I have just finished reading Our Father, my sister's wonderful biography of our father, Robert Edward Davison Hull, who was, among other things, Anglican Rector of Beechworth, Victoria, from 1959 to 1977 - our formative years.
It is a work of prodigious detection through the scant records of British censuses, clues, letters and photographs with cryptic captions on the back.
My sister, Cordelia Mary Davison Hull, found the identity of the biological father and mother of my father against a backdrop of cover-up, deceit, prudery and middle-class snobbishness.
Her diligent work of historical discovery makes me wonder about how the internet and the attitudes it has engendered among its almost universal users might be at once a blessing and a curse for someone in the future engaging in such a task.
Once the vast databases from the British censuses and from the registries of births, death and marriages of the early 20th century were made available online, the task of the genealogist in Britain and what is now the Commonwealth became far easier.
The internet has changed our written communications with each other.
Email has replaced mail. That has enabled the group letter to be produced more easily, but my guess is that it has almost killed the detailed regular weekly correspondence of old.
Bundles of letters kept over years used to be fairly commonplace. Now emails end in the delete folder. Moreover, the ease and immediacy of email has meant their contents are more practical and trivial and less introspective and comprehensive.
Much is made of the ease with which personal information can get bandied about the internet, and that once something is out there you can never get it back.
Material about youthful antics and idiocies casually put up on Facebook might well come back to haunt those who put it there when they seek responsible positions later in life.
But, conversely, a lot of this material is unverifiable and can be taken down as easily as put up.
My guess also is that later historians will find large gaps in information from the early 1980s to around the end of the 1990s.
This is when storage on the personal computer became possible. But space on computers was scarce then, and so a lot of information was casually discarded which in bygone days would have been filed on paper.
Incidentally, Cordelia found society's fundamental misogyny a major hurdle. Women before recent decades universally changed their surnames upon marriage, making it difficult to trace their origins from their married names.
Unusual male surnames make the genealogist's task easier.
But the most profound effect the internet will have on genealogy is to make it more popular.
My sister started her task because there was a profound mystery about my father's immediate ancestry. An abiding curiosity overcame the obstacles of pre-internet searching - hard work and many disappointing dead ends. These days the internet makes at least the initial results easy to obtain and has thrown up a trade of money-making middlemen to spawn a whole new industry.
But most Anglo-Celtic searchers are unlikely to trace their family back much beyond pre-industrial Britain.
■ ■ ■ Last week's column did not appear on Saturday as usual because of an internet glitch but was published on Tuesday. Some astute readers have picked up an obvious omission.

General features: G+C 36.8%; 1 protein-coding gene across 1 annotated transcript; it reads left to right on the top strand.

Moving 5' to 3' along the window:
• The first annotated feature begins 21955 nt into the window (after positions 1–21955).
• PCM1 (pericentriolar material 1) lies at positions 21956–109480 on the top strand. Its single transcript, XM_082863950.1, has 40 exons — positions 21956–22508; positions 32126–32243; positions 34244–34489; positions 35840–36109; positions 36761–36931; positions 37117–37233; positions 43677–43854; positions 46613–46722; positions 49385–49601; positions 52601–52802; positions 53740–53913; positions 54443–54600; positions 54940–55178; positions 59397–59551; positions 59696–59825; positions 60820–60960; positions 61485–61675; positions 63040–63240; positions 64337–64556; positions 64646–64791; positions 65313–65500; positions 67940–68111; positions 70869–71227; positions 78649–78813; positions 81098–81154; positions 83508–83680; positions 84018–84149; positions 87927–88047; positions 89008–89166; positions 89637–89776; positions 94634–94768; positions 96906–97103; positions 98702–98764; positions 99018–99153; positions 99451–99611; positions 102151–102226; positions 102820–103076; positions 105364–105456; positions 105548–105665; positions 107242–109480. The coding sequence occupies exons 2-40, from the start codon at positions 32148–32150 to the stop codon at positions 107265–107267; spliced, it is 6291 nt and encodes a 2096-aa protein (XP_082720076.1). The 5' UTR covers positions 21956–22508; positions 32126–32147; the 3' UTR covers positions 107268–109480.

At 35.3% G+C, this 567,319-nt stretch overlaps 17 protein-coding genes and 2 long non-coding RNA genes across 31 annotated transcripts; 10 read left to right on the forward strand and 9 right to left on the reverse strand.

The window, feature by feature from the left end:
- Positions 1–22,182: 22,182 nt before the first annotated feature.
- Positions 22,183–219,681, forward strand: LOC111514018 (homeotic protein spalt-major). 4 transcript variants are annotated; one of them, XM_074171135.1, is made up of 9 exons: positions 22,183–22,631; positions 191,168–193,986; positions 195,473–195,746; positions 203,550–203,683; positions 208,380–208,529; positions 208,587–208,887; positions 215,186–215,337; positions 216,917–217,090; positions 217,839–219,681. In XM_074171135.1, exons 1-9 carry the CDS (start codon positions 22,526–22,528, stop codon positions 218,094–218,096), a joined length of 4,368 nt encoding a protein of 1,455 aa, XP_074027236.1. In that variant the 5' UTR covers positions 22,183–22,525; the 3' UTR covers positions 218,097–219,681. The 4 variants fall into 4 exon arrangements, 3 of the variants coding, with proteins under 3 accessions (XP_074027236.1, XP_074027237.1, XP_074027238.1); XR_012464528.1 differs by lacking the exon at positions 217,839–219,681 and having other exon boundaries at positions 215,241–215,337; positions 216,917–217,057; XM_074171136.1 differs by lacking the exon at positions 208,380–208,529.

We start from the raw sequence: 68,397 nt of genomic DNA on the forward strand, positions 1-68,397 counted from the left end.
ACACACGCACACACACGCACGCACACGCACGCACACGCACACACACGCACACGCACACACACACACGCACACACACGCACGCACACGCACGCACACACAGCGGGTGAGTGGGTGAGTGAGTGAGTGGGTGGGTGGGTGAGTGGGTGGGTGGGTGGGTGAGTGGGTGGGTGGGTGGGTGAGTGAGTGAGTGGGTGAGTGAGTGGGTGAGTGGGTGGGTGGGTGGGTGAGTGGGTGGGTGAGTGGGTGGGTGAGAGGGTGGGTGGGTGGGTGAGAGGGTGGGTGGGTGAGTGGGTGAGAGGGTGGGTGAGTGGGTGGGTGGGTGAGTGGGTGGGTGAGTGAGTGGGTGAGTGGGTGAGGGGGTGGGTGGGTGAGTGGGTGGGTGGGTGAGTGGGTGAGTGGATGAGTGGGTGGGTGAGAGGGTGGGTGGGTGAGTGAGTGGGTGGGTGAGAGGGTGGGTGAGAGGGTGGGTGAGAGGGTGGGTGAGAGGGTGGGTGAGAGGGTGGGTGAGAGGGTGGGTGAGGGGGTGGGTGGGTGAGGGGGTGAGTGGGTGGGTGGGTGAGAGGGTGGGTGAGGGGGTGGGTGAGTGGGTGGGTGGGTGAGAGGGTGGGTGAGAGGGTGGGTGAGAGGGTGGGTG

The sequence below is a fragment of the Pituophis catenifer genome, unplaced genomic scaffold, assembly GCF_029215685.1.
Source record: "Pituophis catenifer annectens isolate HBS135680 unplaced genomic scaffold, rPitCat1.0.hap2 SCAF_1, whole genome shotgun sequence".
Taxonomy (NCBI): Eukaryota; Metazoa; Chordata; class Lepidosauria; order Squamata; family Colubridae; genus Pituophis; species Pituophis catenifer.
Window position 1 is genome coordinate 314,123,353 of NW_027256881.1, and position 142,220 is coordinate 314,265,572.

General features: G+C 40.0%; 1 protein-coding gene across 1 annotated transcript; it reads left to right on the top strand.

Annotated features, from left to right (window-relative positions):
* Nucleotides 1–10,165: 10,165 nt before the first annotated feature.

In writing about compulsory voting I observed that nearly all our duties and responsibilities in a democracy were of the kind ''if you do this then you must do that''.
If you want to drive you must drive on the left. Few duties in Australia were absolute, I wrote, other than the duty to vote and in bygone times to be called up for military service.
On the basis of the conscriptive nature of compulsory voting, I argued against it.
Several readers have rightly pointed out that jury duty is also an absolute duty.
They are quite right and I can only plead Januaryitis for omitting the fact.
As it happens, it strengthens the original argument. Jury duty, like military service and compulsory voting, shows the evil of civil conscription.
Randomly choosing 12 people to evaluate often-complex evidence and decide whether a person is guilty or not guilty is manifest folly. Moreover, a system in which the chosen 12 do not have to give reasons for their decision makes it worse.
We all know the dramatic tension used by writers of legal and crime thrillers as the jury files in to give its verdict. At that stage, it could go either way. That is an indication of the haphazard, luck-dependent nature of the system.
But once it has gone one way or the other the decision is vested with an almost religious aura of correctness.
Yet juries mess it up all the time and those affected (the wrongly convicted) or society as a whole in cases of mistaken acquittal have no recourse because the jury does not have to give reasons and is unaccountable for its decision.
No other decision-making process in our democracy has these flaws - precisely because no other decision makers are conscripted.
Oddly enough, most lawyers and judges praise the jury system. Maybe that is because of their innate conservatism or perhaps it relieves the burden of having to make quick decisions themselves.
Counter to that, most military people think that conscription is a waste of time and defence is better left to the professional soldiery. Unwilling soldiers have no place in the technology-rich modern military which has far less use for cannon fodder.
Another compulsory duty I did not mention last week was the filling out of the census form.
I have no argument against it because the census would not work without universality and compulsion, whereas the elections, the legal system and the military would.
Whether a soldier, jury member or voter, the conscripted are bound to be more resentful, less diligent and do a worse job than the engaged volunteer or professional.
Crispin Hull is a commentator, author and former editor of The Canberra Times.